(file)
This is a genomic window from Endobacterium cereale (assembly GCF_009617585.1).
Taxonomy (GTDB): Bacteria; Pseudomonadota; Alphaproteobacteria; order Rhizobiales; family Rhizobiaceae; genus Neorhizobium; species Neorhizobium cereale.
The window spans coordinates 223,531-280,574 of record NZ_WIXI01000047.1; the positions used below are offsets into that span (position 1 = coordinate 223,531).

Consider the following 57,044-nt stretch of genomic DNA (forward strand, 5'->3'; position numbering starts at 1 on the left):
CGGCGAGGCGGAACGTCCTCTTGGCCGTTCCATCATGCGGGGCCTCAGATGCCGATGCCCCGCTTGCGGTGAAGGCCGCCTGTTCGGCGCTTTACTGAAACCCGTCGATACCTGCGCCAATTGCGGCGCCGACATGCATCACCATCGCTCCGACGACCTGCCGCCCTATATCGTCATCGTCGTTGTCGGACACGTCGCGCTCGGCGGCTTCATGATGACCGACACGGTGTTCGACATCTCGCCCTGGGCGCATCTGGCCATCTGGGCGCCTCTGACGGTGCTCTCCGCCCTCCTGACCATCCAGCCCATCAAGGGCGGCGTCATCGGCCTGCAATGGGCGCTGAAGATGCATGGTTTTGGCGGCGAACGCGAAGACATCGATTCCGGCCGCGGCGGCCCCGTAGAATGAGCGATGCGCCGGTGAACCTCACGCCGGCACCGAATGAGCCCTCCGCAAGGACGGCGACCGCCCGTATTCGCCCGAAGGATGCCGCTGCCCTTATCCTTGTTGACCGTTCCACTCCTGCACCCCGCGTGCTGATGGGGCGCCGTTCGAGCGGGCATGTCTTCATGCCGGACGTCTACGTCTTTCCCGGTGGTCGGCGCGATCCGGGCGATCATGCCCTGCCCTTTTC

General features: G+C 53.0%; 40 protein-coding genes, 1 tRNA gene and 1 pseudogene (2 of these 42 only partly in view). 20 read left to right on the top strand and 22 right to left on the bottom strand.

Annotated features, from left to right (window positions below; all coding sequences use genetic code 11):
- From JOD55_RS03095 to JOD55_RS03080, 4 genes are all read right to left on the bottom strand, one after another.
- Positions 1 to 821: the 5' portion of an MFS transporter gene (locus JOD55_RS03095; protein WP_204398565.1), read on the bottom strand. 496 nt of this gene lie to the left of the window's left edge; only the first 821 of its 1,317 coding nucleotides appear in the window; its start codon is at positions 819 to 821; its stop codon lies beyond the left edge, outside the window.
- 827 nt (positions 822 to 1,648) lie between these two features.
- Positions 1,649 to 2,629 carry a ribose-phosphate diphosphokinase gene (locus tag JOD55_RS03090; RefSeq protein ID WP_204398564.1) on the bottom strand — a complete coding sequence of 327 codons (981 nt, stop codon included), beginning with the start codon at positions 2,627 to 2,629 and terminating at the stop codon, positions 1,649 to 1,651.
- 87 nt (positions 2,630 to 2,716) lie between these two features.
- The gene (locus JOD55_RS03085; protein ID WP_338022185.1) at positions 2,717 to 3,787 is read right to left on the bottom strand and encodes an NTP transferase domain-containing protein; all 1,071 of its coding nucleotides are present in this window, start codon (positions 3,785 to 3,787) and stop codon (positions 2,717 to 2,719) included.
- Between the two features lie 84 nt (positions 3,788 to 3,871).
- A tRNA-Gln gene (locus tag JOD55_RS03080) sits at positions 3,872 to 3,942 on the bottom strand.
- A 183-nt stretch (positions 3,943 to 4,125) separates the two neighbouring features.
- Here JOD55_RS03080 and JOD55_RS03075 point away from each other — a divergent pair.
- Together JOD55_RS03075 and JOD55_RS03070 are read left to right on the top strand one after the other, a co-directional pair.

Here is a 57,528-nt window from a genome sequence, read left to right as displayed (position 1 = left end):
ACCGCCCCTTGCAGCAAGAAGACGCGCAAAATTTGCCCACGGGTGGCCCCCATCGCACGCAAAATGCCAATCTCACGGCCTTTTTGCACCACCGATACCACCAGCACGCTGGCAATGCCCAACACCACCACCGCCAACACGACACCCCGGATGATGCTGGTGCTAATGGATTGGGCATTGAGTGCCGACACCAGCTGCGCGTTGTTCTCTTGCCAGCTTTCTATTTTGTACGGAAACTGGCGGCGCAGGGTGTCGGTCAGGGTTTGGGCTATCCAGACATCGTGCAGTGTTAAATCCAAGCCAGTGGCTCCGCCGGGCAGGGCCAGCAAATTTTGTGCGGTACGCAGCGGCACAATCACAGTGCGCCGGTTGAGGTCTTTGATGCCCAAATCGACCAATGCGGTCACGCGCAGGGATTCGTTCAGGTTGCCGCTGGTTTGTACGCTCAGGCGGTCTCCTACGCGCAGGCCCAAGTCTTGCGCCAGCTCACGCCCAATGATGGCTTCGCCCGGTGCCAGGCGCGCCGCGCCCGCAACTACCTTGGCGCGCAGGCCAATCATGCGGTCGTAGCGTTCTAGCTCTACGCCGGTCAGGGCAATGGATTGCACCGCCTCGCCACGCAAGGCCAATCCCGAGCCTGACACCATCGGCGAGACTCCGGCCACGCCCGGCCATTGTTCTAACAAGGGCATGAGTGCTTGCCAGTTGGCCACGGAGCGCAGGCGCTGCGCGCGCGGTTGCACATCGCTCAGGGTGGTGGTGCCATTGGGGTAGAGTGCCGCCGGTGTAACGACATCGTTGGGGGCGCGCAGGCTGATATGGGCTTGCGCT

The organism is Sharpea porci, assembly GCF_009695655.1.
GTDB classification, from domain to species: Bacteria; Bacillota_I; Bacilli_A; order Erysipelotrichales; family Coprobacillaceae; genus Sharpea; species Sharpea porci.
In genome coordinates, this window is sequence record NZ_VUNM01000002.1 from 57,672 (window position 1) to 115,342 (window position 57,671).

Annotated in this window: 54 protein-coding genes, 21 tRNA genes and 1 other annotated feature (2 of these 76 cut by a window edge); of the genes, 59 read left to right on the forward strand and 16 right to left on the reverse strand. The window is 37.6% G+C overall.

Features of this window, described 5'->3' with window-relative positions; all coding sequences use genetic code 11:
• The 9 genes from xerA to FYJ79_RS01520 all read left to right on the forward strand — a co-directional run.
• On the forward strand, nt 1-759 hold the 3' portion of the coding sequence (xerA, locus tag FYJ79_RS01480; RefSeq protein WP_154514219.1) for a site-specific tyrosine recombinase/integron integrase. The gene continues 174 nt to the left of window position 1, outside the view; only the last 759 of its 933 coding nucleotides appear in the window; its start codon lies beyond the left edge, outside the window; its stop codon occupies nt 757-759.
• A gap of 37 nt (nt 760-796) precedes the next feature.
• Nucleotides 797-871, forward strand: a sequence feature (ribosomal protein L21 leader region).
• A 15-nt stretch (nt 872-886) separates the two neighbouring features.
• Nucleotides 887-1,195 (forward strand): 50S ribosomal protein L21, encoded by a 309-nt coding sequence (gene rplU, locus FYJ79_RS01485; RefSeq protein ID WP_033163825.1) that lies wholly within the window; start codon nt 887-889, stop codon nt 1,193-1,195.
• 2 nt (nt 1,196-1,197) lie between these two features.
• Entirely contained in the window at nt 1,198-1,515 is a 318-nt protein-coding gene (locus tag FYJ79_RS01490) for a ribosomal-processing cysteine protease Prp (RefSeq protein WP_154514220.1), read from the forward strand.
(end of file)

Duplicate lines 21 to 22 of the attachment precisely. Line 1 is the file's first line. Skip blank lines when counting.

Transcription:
The organism is Sharpea porci, assembly GCF_009695655.1.
GTDB classification, from domain to species: Bacteria; Bacillota_I; Bacilli_A; order Erysipelotrichales; family Coprobacillaceae; genus Sharpea; species Sharpea porci.